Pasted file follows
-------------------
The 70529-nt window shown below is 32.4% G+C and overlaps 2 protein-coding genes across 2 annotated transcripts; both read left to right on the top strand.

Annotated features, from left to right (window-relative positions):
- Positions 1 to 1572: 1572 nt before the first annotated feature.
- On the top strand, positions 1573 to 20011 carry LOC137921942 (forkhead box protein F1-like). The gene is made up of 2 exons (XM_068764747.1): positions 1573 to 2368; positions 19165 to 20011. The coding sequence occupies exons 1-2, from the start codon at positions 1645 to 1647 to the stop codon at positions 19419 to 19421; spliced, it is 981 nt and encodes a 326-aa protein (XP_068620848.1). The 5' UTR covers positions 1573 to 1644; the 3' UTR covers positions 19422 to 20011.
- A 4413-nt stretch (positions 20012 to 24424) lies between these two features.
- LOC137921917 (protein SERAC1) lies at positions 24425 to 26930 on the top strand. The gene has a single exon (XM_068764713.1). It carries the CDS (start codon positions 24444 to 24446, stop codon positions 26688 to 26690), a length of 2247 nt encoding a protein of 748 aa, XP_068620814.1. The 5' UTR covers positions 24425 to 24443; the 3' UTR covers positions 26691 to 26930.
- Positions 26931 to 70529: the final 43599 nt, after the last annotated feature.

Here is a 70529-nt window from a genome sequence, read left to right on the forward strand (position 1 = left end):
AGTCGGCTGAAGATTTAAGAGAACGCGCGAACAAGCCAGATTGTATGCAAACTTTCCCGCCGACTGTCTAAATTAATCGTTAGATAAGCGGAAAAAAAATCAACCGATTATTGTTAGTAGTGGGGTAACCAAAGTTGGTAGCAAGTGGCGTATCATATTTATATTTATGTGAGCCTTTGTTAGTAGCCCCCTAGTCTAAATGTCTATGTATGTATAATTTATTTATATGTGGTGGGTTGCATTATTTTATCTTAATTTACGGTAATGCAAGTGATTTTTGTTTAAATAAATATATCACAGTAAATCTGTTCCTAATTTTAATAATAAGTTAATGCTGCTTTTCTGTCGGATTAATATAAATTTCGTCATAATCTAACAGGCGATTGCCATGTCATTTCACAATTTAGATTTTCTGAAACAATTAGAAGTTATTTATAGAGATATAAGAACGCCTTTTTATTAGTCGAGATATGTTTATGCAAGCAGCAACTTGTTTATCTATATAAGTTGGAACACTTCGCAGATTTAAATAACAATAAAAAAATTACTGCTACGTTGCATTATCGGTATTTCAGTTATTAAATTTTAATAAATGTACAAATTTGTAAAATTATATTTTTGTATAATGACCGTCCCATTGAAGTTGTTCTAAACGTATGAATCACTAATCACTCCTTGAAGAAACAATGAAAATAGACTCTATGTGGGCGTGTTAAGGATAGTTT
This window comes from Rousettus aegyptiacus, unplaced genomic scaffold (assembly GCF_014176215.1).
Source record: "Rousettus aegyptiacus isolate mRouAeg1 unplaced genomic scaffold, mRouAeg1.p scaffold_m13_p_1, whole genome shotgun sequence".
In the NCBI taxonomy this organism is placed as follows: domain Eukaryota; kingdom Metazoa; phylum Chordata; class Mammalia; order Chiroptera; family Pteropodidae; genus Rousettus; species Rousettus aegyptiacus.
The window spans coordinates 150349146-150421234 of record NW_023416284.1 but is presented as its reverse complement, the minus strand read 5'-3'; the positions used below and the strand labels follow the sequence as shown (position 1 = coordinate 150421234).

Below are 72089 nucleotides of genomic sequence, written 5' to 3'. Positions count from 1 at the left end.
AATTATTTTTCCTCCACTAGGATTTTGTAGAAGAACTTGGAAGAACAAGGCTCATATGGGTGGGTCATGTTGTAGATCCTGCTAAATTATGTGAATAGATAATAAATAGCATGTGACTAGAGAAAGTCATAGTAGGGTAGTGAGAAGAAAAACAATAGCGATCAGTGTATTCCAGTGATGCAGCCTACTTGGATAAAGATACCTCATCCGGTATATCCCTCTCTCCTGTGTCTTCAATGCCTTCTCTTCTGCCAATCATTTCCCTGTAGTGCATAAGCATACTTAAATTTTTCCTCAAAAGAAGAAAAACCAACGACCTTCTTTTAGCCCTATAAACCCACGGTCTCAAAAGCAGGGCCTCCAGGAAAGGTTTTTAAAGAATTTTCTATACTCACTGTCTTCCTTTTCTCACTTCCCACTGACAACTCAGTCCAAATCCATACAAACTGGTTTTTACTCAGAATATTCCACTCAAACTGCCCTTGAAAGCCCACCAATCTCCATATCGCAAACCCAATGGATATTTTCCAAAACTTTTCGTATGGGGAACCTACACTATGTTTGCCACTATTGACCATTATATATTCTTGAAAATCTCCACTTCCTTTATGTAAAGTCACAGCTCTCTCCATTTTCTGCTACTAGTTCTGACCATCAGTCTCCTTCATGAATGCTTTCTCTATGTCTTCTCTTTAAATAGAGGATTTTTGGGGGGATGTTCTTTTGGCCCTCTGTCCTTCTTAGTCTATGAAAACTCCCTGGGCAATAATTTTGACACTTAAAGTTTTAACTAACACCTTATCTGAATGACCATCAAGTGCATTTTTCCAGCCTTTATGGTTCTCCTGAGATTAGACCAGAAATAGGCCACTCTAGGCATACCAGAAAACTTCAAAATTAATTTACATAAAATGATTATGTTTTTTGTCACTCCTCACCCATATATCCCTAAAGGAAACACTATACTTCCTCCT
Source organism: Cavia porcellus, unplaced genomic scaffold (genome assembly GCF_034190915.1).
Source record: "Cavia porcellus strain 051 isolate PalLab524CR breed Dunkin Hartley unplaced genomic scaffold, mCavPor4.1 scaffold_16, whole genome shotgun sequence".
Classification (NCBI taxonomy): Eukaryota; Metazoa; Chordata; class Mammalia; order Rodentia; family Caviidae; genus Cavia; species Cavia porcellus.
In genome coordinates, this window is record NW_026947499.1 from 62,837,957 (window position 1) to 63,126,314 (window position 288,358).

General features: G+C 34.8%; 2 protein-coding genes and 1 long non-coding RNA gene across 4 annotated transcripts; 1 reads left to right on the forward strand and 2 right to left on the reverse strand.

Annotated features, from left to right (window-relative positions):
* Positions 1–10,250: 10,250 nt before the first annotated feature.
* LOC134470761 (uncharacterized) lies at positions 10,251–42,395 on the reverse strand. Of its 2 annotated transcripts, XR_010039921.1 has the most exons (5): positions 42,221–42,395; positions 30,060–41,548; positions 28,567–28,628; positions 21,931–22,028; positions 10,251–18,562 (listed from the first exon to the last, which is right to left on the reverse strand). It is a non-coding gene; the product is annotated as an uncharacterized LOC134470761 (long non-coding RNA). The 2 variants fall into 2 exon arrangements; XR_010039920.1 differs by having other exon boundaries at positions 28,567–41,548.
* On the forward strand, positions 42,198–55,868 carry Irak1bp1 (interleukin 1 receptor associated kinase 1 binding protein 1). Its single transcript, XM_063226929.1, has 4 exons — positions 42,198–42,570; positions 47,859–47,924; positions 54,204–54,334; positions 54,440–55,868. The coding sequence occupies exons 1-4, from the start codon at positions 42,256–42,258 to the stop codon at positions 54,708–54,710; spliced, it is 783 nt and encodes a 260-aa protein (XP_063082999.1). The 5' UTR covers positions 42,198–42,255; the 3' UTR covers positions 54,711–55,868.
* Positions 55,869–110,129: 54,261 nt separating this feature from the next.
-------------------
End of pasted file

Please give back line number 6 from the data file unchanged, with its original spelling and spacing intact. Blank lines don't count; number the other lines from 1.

- LOC137921917 (protein SERAC1) lies at positions 24425 to 26930 on the top strand. The gene has a single exon (XM_068764713.1). It carries the CDS (start codon positions 24444 to 24446, stop codon positions 26688 to 26690), a length of 2247 nt encoding a protein of 748 aa, XP_068620814.1. The 5' UTR covers positions 24425 to 24443; the 3' UTR covers positions 26691 to 26930.